“Fake It ‘Til You Make It” Doesn’t Work for Sports Video Displays

Pre-game videos and inspirational speeches can motivate athletes to dig deep and give 100%. But no matter what technique a team uses to get pumped up, a “fake it ‘til you make it” attitude can never replace true performance. This applies to athletes but also has relevance when choosing sport video displays and scoreboards.

When choosing a video board in your arena or stadium, start by considering pixel pitch. A pixel is a cluster of LEDs, usually one red, one blue and one green. Pitch is the industry term used to describe the distance between pixels. The closer the pixels, the tighter the pitch, which results in a sharper image.

An LED sign with true pixel pitch measures between the centers of each pixel without relying on shared LEDs. This configuration produces a high-quality display that provides exceptional resolution for crisp, vivid content and wide viewing angles. Watchfire’s true pixel configuration will out perform, out hustle and out last others.

Some manufacturers offer alternative pixel configurations. You can spot them by the use of words like “virtual,” “enhanced” or “optimized” pitches. Here is a look at a few different pixel options and how they impact image quality.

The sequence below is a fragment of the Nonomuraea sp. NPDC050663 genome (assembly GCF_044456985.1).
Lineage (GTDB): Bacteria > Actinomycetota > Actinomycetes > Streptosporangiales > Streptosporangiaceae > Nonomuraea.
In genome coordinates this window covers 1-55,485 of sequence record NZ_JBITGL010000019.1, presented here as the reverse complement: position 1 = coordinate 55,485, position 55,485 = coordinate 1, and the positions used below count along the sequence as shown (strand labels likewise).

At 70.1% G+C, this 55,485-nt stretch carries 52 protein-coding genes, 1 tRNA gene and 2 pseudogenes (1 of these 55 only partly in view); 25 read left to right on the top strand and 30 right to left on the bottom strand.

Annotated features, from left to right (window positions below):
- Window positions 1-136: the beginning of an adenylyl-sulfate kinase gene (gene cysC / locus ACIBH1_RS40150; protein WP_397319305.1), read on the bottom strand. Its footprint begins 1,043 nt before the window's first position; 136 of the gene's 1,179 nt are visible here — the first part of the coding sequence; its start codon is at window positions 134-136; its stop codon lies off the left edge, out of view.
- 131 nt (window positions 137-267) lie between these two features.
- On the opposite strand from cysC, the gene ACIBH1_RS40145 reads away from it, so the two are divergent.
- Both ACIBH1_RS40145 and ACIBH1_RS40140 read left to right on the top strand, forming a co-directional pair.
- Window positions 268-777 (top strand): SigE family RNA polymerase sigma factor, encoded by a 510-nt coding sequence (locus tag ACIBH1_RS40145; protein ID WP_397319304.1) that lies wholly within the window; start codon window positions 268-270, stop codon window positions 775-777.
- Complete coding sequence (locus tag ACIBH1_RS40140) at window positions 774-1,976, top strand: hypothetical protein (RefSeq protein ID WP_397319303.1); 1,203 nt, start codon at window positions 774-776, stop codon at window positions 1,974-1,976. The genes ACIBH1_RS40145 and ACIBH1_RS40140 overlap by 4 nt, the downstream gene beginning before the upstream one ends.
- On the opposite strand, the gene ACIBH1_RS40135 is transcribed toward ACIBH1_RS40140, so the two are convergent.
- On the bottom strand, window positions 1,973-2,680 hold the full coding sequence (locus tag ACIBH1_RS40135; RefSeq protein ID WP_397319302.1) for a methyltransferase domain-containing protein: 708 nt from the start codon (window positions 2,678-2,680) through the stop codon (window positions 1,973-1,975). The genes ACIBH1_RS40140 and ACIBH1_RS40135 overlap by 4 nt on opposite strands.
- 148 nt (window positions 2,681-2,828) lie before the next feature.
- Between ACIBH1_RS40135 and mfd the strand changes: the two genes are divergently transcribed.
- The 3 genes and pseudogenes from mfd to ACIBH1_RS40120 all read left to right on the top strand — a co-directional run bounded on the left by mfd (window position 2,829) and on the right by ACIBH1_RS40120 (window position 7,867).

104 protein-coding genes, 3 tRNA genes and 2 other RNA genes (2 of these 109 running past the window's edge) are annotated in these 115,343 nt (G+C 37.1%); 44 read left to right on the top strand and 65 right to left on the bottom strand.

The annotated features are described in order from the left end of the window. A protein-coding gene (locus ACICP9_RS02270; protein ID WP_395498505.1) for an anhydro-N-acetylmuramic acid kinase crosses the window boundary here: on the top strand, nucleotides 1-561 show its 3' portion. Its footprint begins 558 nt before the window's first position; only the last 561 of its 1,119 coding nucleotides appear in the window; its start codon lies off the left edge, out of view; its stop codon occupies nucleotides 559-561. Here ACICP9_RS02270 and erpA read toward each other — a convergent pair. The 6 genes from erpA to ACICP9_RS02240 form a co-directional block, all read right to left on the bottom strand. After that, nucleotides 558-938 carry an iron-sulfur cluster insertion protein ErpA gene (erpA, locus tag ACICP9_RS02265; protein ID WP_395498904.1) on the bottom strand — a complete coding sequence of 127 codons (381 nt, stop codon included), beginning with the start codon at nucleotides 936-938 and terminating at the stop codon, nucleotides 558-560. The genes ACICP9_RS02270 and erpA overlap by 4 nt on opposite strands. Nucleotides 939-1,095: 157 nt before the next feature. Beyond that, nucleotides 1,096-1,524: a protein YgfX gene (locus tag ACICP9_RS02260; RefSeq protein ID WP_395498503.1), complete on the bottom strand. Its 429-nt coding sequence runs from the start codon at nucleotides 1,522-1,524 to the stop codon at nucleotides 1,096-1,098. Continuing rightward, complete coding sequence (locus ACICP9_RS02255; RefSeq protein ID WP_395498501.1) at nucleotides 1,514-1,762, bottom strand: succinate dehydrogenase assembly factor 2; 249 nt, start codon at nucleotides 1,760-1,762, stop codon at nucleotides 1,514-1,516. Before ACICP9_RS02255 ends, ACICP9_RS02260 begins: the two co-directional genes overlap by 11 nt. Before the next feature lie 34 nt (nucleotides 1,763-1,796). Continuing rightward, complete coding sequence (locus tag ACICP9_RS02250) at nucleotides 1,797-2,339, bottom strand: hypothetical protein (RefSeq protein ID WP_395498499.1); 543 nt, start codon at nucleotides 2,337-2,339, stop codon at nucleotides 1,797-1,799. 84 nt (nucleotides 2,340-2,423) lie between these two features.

• Who washed the white jerseys with a red shirt? When you invest in a large video display, you want colors that are vibrant and accurate. Some manufactures try to pass off a lower resolution product by measuring the distance between LEDs, not pixels, and then claim it’s an “optimized” sign. This is commonly done by adding a second red LED to each cluster. And those extra red LEDs? They’ll cause white graphics and text to look pink because the red LEDs will dim at a slower rate than the blue and green LEDs.
  • Does that look fuzzy to you? Another practice that plays with “virtual” specifications is known as LED sharing. In this configuration, LEDs are shared with neighboring pixels to complete a grouping. As the result, one LED can be counted in as many as four different pixels. This layout can look like an LED is missing, resulting in a display that looks fuzzy and washed out. That doesn’t reflect well on you or your sponsors.
  • Why does it look so much better when I sit over there? Some sport displays place a single LED where a cluster should be. For example, instead of placing LED groupings 6mm apart, they place individual red, green and blue LEDs 6mm apart. This causes LED lenses to block the light of neighboring diodes. It limits viewing angles and can makes the display look discolored when it is viewed from off-center.

When it comes to performance, your team doesn’t cut corners and neither do we. Indoor and outdoor, Watchfire’s sports products feature true pixel configurations to give you the best-looking, most reliable video displays and virtual scoreboards available. 

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